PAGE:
ANYTHING can happen in Showstoppers as audiences let their imaginations run wild.

The improvised musical show returns to Salisbury Playhouse on Friday (January 25).

The cast transform suggestions of setting, genre and style from the audience into a fully-realised musical.

The audience can even name that night’s show, which is added to the Showstoppers’ archive.

On what to expect from Showstoppers, co-creator Adam Meggido says: "A musical with catchy songs, dazzling dance routines, sweeping storylines and hilarious characters.

"The only difference with our show is that everything is entirely made up on the spot out of audience suggestions. It’s all 100 per cent improvised."

In the autumn of 2015 it became the first long-form improv show to have a full run in the West End at the Apollo Theatre.

And in April 2016, the show became the first improv show ever to be nominated, and subsequently win, an Olivier Award (Best Entertainment and Family Show).

"About ten years ago, some of us were working with the great theatre maverick Ken Campbell. Ken was inspired by a troupe he had seen in Canada called Die Nasty. He said their improvisation was so slick, entertaining and impressive that it was better than a great deal of scripted theatre. We decided to do the same with a musical. The Showstoppers love musicals - and we love improvisation - so this project was a perfect fit for us all," explains Adam.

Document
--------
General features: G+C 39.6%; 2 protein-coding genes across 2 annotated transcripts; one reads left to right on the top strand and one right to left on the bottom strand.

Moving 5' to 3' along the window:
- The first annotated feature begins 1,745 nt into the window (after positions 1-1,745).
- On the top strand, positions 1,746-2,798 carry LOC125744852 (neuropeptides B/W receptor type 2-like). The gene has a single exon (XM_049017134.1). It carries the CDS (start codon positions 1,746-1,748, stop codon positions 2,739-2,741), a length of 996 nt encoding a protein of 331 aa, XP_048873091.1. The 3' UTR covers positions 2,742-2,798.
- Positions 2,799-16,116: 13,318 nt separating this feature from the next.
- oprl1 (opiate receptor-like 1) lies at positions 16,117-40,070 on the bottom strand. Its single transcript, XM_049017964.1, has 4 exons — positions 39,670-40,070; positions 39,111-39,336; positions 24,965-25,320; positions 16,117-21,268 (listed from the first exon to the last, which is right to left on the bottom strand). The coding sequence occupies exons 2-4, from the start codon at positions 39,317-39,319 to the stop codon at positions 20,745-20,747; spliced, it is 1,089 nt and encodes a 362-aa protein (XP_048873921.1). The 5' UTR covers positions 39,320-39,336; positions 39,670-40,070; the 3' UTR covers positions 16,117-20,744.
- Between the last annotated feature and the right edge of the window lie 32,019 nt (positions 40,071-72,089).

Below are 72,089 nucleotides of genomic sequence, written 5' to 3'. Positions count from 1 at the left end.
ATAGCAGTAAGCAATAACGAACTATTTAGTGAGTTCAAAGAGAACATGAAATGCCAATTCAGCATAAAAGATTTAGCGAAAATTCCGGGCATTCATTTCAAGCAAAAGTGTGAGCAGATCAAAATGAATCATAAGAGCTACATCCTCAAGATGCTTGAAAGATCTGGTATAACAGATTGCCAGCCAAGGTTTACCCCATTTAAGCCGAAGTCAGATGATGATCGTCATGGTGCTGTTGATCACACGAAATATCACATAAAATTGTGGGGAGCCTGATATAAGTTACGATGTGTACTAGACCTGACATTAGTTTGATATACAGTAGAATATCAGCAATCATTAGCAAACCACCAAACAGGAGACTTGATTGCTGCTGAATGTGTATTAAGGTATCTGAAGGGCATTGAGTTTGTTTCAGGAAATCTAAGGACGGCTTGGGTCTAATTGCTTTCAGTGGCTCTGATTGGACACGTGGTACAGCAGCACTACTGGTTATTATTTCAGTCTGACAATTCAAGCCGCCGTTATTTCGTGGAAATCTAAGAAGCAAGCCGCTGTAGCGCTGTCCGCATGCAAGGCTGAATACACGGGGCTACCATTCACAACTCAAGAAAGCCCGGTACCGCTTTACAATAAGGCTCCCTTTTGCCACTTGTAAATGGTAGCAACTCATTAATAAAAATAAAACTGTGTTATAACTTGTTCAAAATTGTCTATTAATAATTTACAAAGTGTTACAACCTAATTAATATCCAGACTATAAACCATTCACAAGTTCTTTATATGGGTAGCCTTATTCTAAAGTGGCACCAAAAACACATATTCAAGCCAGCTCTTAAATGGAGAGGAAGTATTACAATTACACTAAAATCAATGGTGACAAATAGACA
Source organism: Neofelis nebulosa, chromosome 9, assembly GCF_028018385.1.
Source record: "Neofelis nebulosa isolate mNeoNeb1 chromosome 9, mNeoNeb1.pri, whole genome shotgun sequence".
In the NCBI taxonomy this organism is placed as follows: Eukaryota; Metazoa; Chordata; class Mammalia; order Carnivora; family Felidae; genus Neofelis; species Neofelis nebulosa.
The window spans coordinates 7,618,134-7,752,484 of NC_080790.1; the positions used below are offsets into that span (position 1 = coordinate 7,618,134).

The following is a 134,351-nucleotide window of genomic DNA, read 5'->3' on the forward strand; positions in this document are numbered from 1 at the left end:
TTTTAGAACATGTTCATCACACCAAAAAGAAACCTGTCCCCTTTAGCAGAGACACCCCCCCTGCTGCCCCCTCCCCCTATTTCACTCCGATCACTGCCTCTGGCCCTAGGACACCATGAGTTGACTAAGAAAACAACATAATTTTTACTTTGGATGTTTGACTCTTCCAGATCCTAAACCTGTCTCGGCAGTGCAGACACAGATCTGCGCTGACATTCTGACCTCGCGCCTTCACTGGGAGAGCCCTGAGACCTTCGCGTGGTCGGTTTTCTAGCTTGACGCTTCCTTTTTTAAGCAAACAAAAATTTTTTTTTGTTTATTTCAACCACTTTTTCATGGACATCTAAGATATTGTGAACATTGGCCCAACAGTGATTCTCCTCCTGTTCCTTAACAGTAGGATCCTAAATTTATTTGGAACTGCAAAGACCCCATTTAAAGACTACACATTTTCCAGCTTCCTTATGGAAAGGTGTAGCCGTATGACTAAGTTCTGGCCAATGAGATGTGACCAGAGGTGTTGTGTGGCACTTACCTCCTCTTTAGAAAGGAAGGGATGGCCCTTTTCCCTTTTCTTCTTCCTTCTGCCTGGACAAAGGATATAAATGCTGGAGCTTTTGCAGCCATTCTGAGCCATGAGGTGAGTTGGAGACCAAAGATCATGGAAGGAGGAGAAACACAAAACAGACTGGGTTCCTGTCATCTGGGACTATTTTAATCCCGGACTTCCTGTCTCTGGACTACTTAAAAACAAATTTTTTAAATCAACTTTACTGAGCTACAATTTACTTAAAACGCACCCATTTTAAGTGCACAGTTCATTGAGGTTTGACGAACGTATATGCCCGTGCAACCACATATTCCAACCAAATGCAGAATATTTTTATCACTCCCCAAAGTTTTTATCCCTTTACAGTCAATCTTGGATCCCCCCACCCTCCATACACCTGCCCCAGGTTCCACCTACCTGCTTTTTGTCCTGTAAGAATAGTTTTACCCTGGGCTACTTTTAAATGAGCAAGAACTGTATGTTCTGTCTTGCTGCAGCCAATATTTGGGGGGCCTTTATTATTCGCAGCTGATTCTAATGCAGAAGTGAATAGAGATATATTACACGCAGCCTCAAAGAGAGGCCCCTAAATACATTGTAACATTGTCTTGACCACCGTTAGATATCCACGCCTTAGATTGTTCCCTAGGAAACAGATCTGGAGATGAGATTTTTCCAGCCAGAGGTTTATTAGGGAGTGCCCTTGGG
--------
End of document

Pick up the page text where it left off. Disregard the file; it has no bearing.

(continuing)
On what makes a good improv performance, he says: "The basic principles are actually quite simple. The rest is practice. It's mostly about listening. Real listening. Listening to each other’s ideas, agreeing with them immediately and building on them. For Showstopper of course we have to know our musicals so a huge amount of hard work is part of that recipe too."

"It honestly is entirely improvised with no plants or stooges. Some people have seen the show 50 or 60 times. They would have said something by now if they thought we were cheating. Anyway, where’s the fun in having plants in the audience? We genuinely want to be challenged," adds Adam.

When asked if audiences try and bamboozle the cast with outlandish suggestions, he says: "A great deal. Usually the ideas are not as imaginative as they initially think. Setting our show 'in a toilet' or 'on the moon' sound outlandish until you realise 1) everybody says it so it’s not very original at all and 2) it would be interesting for about 2 minutes and wouldn’t necessarily sustain a 90 minute show.

"We ask the audience to try to dream up their best ideas and come up with something genuinely inspiring that makes a great musical. Having said that, if you really want it set in a toilet on the moon, we’ll do it."